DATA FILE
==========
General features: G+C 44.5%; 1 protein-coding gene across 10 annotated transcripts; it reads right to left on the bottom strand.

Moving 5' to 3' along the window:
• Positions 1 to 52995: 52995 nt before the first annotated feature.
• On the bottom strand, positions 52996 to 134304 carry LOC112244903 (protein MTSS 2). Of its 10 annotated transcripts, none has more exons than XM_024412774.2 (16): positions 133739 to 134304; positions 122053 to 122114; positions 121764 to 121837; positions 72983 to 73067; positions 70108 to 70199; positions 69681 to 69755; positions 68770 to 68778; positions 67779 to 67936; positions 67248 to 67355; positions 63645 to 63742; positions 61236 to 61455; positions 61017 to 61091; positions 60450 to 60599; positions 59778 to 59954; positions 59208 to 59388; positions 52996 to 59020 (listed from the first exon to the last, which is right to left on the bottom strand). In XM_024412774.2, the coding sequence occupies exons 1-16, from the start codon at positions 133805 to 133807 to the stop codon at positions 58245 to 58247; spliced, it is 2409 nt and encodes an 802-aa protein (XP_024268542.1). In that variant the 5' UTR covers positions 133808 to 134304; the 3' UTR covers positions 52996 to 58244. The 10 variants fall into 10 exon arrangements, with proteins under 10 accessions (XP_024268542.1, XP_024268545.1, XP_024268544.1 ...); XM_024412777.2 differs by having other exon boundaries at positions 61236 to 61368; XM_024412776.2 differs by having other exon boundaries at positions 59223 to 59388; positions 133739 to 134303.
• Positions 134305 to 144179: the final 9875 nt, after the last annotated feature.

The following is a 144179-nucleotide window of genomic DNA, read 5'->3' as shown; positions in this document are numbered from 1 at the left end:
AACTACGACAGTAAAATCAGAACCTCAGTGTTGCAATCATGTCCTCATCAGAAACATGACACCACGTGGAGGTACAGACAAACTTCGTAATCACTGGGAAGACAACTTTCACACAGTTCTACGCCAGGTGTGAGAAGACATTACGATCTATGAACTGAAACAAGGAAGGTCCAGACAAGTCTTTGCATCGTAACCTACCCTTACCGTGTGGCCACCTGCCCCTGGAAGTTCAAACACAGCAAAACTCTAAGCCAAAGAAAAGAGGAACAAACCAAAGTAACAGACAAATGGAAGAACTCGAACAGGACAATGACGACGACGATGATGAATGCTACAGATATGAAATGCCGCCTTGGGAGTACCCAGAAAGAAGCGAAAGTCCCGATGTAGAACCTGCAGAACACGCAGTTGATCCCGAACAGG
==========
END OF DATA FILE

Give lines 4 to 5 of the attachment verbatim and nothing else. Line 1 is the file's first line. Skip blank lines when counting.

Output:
• On the bottom strand, positions 52996 to 134304 carry LOC112244903 (protein MTSS 2). Of its 10 annotated transcripts, none has more exons than XM_024412774.2 (16): positions 133739 to 134304; positions 122053 to 122114; positions 121764 to 121837; positions 72983 to 73067; positions 70108 to 70199; positions 69681 to 69755; positions 68770 to 68778; positions 67779 to 67936; positions 67248 to 67355; positions 63645 to 63742; positions 61236 to 61455; positions 61017 to 61091; positions 60450 to 60599; positions 59778 to 59954; positions 59208 to 59388; positions 52996 to 59020 (listed from the first exon to the last, which is right to left on the bottom strand). In XM_024412774.2, the coding sequence occupies exons 1-16, from the start codon at positions 133805 to 133807 to the stop codon at positions 58245 to 58247; spliced, it is 2409 nt and encodes an 802-aa protein (XP_024268542.1). In that variant the 5' UTR covers positions 133808 to 134304; the 3' UTR covers positions 52996 to 58244. The 10 variants fall into 10 exon arrangements, with proteins under 10 accessions (XP_024268542.1, XP_024268545.1, XP_024268544.1 ...); XM_024412777.2 differs by having other exon boundaries at positions 61236 to 61368; XM_024412776.2 differs by having other exon boundaries at positions 59223 to 59388; positions 133739 to 134303.
• Positions 134305 to 144179: the final 9875 nt, after the last annotated feature.